By Alexander Casendino
“Today, we’re the only advanced country on Earth that doesn’t guarantee paid sick leave or paid maternity leave to our workers.” President Obama’s statement from his final State of the Union Address remains true; within the Organization for Economic Cooperation and Development, a consortium of 35 countries with developed economies, the U.S. is the only nation that does not guarantee paid family leave, a policy that mandates employers to provide paid time off work to employees taking care of a newborn child or a dependent family member.
President Obama’s remarks might not hold true for long, as presidential candidates, Donald Trump and Hillary Clinton, have both proposed plans to address the issue of paid family leave. Given their platforms and bipartisan public support, paid family leave will soon become a reality. However, neither of the policies proposed by these candidates provide the social and economic benefits for families that are standard in other parts of the world.
America’s shift toward paid family leave originates from long-term changes in the workforce. A June 2014 report from the Center for American Progress discovered the share of mothers who were breadwinners or co-breadwinners for their families increased from 1967 to 2012 by 35.8%. As a result, paid family leave has attracted support from mothers in breadwinner roles who must balance household finances and caring for a new child.
However, the Family Medical Leave Act (FMLA) of 1993 provided American workers with just twelve weeks of unpaid family leave. Business groups played a crucial role in restricting FMLA to only unpaid leave, arguing businesses would otherwise suffer from over-regulation. Since businesses have blocked a federal paid leave system, states including California have taken the initiative to address paid family leave.
Following a campaign spearheaded by several union organizations, California became the first state to pass a law mandating paid family leave in 2002. The policy has shown promising results; in a 2010 survey of California business owners, 91% of those surveyed reported the paid family leave program having a positive or neutral effect on profitability. California companies have not experienced losses because the program’s funding is supported by an employee payroll tax, which mandates workers to contribute a small fraction of their earnings into a distributional fund to pay for the paid leave program. While businesses initially opposed the policy, California’s paid family leave system has demonstrated employers can offer paid leave benefits without compromising their business’ profitability. California’s success marks the tip of the iceberg; a growing trend in favor of paid family leave is sweeping across America in 2016.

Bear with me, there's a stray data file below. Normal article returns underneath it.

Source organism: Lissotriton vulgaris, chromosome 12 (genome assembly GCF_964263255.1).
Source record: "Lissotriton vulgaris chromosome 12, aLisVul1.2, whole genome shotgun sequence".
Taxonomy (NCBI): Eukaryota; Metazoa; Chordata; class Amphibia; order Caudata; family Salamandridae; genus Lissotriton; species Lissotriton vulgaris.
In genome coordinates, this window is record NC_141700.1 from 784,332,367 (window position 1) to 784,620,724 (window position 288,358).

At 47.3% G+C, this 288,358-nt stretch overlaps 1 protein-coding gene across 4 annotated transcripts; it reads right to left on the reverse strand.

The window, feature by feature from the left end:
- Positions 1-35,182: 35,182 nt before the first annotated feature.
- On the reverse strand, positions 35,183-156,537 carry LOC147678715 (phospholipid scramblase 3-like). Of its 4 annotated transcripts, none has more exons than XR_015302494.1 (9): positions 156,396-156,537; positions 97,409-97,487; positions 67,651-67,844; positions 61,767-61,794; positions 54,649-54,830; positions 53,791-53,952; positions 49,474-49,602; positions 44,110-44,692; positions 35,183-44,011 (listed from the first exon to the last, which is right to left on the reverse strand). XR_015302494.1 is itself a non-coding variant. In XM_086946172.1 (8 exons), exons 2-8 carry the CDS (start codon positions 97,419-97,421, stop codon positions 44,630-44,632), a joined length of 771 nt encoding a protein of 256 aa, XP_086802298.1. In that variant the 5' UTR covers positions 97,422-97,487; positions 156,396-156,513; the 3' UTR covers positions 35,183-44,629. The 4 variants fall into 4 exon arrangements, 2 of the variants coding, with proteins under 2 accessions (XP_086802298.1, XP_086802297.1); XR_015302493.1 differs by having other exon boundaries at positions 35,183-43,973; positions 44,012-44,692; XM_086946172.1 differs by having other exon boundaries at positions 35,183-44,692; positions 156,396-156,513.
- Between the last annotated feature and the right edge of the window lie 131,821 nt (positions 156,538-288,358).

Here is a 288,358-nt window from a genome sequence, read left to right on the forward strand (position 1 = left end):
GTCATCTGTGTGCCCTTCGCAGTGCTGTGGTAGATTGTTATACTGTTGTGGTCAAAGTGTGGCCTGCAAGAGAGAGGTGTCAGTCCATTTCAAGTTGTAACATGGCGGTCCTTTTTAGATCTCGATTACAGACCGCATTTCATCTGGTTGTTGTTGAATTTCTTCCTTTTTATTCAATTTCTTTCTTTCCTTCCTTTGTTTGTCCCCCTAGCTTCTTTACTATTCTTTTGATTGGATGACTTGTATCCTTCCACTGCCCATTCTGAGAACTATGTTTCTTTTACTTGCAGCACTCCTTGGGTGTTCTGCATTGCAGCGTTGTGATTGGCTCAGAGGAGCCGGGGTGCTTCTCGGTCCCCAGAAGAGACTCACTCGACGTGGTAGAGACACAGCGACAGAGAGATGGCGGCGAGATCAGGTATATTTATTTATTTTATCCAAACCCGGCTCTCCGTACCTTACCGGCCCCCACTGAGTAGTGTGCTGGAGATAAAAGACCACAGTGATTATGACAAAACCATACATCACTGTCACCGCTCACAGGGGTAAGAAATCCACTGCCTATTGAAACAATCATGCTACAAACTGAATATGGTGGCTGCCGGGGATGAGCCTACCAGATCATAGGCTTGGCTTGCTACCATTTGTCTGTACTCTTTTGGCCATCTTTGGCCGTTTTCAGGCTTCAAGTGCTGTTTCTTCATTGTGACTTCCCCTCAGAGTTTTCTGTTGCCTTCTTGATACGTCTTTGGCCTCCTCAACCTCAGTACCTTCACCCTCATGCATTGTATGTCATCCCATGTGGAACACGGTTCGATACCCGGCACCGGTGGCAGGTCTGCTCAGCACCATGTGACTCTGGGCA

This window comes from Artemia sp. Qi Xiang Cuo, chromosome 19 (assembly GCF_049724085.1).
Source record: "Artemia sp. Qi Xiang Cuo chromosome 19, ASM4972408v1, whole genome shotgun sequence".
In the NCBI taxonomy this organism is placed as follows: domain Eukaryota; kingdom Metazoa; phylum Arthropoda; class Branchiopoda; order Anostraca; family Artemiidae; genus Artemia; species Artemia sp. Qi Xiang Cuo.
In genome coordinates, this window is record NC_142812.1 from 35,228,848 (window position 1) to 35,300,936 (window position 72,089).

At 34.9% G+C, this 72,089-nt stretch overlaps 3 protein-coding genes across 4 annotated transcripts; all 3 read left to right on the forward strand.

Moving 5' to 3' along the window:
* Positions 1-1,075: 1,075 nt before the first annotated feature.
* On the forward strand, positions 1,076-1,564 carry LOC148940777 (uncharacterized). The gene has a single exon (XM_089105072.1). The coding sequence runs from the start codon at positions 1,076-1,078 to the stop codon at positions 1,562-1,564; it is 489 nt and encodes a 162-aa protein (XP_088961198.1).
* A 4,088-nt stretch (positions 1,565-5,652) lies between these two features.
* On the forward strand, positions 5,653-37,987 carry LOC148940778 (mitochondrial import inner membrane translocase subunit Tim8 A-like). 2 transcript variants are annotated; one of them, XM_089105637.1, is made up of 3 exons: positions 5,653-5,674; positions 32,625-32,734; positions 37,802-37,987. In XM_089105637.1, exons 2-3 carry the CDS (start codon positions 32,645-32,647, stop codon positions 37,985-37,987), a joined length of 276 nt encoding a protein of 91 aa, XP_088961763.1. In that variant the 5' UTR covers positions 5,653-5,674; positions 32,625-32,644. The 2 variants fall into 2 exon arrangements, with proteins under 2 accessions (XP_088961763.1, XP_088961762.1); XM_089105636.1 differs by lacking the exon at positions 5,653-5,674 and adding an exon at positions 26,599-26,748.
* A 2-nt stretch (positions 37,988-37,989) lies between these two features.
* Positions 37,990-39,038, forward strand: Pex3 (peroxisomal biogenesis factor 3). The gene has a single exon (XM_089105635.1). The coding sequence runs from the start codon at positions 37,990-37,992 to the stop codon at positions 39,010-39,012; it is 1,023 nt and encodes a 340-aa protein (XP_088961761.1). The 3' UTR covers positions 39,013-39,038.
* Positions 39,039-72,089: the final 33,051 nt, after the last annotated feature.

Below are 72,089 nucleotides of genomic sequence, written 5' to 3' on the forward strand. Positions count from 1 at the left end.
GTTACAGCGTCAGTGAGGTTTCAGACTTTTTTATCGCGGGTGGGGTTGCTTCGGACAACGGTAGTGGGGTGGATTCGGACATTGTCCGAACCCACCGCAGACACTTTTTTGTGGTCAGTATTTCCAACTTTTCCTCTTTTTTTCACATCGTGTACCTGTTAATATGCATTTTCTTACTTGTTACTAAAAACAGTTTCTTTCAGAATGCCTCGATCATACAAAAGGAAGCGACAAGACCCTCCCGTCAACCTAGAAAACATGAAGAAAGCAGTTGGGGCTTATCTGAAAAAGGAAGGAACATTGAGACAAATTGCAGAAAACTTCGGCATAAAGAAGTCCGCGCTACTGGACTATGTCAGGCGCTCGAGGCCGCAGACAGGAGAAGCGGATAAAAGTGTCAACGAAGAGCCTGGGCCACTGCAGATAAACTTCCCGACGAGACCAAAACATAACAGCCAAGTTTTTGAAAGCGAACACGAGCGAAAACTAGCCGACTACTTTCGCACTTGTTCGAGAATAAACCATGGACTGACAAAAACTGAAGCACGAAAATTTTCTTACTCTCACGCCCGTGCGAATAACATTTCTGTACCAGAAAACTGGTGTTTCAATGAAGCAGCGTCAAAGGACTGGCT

Paid family leave has bipartisan support. According to a nationwide survey released by the National Partnership for Women and Families in February 2016, 94% of Democrats and 61% of Republicans surveyed were in favor of a national paid family leave system. Paid family leave has even entered the 2016 presidential race. Both Trump and Clinton have introduced paid family leave plans remarkably different from each other.
Under Trump’s plan, working mothers would receive six weeks of paid family leave with payments through the unemployment insurance system. However, Trump’s plan excludes paternity leave and provides new mothers with just a fraction of their normal earnings because unemployment benefits vary in each state. This policy is considered Trump’s attempt to draw support from female voters, a voting bloc favoring Clinton over Trump by double digits.
Compared to Trump’s plan, Clinton’s plan provides a wider set of benefits. It mandates up to twelve weeks of leave guaranteeing parents two-thirds their regular salaries. However, both candidates’ plans are far less expansive than the benefits offered by most developed nations. According to a report issued in 2014 by the International Labor Organization, the U.S. mandates the shortest period of time off for new parents of all developed nations. In order to achieve long-lasting and impactful socioeconomic benefits, Trump and Clinton must take a stronger stance on paid family leave.
Rather than settling for either candidate’s plan, policymakers ought to converge portions of European countries’ systems and California’s program into a nationwide system. First, America should adopt the European policy of extending a national paid leave program to past fourteen weeks. This extension would contribute significant health benefits for children. A thirty-year study conducted by the University of North Carolina of sixteen European leave policies, each far more generous with time off provided to new parents than the U.S. policy, discovered paid leave programs can substantially reduce infant mortality rates. Infant mortality rates in the U.S. remain strikingly high compared to other advanced countries. An extended paid leave policy could drastically reduce the infant mortality rate in the U.S. and improve the welfare of children and parents alike. The U.S. can easily cover the cost of such a program by drawing a key part of the California paid leave system: a distributional fund, in which each worker contributes a sliver of their earnings to a national fund.
Around the world, policymakers understand helping workers meet their work and family obligations is sensible public policy. Paid leave is good for the economy, public health, and families. It is past time for the U.S. to join the trend and adopt paid family leave policies to help millions of Americans. Clinton and Trump have broadened the national interest in paid family leave by drafting separate paid family leave plans. However, the U.S. must take additional steps for a stronger family leave policy compared to the propositions made by these candidates for the sake of businesses, parents, and children alike.
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